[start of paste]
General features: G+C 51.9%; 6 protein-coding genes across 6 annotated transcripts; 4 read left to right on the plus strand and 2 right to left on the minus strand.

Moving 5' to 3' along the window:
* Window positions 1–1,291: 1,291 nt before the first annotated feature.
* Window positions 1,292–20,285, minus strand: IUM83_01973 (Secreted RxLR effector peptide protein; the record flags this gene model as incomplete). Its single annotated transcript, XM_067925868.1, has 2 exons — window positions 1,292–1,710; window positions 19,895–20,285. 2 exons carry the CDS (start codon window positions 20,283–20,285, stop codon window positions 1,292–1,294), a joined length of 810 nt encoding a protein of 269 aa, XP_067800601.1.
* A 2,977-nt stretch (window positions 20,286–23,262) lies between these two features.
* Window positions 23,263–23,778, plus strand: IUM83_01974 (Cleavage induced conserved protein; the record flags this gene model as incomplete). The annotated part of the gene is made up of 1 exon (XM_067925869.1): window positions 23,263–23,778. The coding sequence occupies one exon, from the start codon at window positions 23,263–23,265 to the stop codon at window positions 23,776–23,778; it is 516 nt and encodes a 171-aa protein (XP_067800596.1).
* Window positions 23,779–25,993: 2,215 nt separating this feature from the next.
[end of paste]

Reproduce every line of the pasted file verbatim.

General features: G+C 51.9%; 6 protein-coding genes across 6 annotated transcripts; 4 read left to right on the plus strand and 2 right to left on the minus strand.

Moving 5' to 3' along the window:
* Window positions 1–1,291: 1,291 nt before the first annotated feature.
* Window positions 1,292–20,285, minus strand: IUM83_01973 (Secreted RxLR effector peptide protein; the record flags this gene model as incomplete). Its single annotated transcript, XM_067925868.1, has 2 exons — window positions 1,292–1,710; window positions 19,895–20,285. 2 exons carry the CDS (start codon window positions 20,283–20,285, stop codon window positions 1,292–1,294), a joined length of 810 nt encoding a protein of 269 aa, XP_067800601.1.
* A 2,977-nt stretch (window positions 20,286–23,262) lies between these two features.
* Window positions 23,263–23,778, plus strand: IUM83_01974 (Cleavage induced conserved protein; the record flags this gene model as incomplete). The annotated part of the gene is made up of 1 exon (XM_067925869.1): window positions 23,263–23,778. The coding sequence occupies one exon, from the start codon at window positions 23,263–23,265 to the stop codon at window positions 23,776–23,778; it is 516 nt and encodes a 171-aa protein (XP_067800596.1).
* Window positions 23,779–25,993: 2,215 nt separating this feature from the next.